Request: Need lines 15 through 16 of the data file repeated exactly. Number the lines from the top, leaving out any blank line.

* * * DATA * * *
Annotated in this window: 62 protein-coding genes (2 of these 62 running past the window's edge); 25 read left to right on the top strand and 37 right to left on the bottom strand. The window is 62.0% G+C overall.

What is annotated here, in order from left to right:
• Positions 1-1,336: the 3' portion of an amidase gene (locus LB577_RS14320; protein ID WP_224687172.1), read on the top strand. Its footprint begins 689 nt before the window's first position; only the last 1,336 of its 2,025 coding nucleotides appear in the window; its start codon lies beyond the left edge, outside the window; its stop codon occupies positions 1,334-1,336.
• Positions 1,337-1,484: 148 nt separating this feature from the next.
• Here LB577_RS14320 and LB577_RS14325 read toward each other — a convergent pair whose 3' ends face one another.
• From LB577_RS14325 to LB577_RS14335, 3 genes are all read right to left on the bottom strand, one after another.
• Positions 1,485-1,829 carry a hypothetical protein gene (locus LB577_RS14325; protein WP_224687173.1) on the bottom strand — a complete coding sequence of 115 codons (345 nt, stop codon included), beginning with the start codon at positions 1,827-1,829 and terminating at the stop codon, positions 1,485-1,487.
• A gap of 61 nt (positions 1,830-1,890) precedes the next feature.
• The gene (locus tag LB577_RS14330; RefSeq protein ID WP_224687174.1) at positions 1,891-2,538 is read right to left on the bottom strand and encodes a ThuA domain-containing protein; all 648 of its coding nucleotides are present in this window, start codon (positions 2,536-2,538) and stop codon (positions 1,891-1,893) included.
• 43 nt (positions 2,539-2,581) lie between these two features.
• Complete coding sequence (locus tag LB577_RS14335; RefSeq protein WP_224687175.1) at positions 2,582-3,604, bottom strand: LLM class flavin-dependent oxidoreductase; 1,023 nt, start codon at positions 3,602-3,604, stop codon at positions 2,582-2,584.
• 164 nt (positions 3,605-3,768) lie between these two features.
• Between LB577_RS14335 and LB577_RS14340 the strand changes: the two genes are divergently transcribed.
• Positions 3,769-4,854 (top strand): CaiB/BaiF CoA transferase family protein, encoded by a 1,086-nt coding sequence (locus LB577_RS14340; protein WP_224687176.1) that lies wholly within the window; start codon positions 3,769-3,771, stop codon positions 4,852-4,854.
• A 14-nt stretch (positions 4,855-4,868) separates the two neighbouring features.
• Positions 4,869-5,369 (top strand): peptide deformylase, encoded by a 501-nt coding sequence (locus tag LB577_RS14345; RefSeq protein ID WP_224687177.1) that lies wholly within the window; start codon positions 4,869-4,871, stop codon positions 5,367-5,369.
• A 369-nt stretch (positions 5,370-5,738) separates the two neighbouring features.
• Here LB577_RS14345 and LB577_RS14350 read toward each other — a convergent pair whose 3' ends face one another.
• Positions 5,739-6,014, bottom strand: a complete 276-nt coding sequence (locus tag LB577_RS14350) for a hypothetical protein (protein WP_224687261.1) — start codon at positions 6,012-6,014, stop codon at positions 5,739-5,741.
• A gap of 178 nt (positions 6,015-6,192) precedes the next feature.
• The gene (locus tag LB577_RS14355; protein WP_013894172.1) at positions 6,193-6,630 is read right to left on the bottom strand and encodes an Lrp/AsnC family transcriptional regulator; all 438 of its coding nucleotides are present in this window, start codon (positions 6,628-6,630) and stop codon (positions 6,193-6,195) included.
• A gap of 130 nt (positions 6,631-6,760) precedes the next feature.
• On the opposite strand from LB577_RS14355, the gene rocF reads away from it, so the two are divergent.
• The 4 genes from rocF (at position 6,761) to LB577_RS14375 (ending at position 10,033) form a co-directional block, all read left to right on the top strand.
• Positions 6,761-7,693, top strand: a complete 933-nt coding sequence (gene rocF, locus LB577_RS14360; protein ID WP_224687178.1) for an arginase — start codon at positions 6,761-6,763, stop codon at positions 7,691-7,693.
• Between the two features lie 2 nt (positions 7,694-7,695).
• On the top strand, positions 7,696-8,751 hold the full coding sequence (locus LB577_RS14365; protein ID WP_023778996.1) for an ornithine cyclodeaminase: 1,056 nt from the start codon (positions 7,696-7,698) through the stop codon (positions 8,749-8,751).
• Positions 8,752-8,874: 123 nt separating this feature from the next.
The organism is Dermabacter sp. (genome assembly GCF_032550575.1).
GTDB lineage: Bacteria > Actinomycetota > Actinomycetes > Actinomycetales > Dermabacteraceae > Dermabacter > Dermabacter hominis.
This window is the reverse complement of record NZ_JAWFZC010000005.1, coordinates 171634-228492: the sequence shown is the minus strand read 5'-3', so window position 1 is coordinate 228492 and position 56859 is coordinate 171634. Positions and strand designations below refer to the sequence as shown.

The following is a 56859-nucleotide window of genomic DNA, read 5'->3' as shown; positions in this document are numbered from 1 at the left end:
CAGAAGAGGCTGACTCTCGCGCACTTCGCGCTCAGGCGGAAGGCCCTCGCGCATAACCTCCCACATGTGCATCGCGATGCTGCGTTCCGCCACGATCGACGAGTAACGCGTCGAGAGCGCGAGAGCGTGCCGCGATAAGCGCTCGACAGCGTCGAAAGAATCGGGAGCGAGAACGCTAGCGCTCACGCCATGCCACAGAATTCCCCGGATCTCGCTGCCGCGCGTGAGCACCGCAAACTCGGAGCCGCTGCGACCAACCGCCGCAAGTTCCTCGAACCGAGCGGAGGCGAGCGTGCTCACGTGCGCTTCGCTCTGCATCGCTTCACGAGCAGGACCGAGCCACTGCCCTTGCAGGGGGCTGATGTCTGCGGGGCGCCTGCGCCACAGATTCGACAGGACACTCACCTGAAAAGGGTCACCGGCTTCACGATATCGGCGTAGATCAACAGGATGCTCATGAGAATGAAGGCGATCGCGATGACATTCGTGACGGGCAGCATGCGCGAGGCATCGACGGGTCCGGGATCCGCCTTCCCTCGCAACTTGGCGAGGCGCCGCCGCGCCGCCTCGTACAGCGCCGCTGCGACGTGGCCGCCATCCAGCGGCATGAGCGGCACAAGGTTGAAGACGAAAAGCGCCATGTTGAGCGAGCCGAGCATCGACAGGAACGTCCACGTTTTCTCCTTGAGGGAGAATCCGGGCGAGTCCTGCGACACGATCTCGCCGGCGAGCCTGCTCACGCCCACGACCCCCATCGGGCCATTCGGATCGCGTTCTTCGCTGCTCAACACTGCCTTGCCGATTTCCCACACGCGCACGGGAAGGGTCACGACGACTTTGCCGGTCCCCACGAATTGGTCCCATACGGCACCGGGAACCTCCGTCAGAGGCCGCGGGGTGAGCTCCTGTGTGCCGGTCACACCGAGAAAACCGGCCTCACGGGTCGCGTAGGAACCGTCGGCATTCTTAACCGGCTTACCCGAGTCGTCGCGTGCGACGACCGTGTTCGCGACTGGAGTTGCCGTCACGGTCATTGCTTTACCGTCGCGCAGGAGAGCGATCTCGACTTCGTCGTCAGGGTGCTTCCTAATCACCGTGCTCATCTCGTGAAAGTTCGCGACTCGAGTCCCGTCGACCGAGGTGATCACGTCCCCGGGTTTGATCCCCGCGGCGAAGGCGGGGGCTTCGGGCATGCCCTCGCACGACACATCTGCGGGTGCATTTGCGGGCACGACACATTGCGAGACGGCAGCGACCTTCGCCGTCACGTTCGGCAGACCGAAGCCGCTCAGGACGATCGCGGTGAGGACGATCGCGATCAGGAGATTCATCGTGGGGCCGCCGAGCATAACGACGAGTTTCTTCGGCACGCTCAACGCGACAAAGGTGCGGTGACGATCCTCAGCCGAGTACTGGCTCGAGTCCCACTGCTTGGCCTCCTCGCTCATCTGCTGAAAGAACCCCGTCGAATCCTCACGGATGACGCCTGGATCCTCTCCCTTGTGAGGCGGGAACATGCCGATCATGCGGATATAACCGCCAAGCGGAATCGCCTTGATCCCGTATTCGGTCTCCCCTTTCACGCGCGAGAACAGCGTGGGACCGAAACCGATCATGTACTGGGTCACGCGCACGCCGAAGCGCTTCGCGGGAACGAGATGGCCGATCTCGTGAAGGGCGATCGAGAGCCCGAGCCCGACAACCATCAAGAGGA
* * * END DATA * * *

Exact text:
• A 14-nt stretch (positions 4,855-4,868) separates the two neighbouring features.
• Positions 4,869-5,369 (top strand): peptide deformylase, encoded by a 501-nt coding sequence (locus tag LB577_RS14345; RefSeq protein ID WP_224687177.1) that lies wholly within the window; start codon positions 4,869-4,871, stop codon positions 5,367-5,369.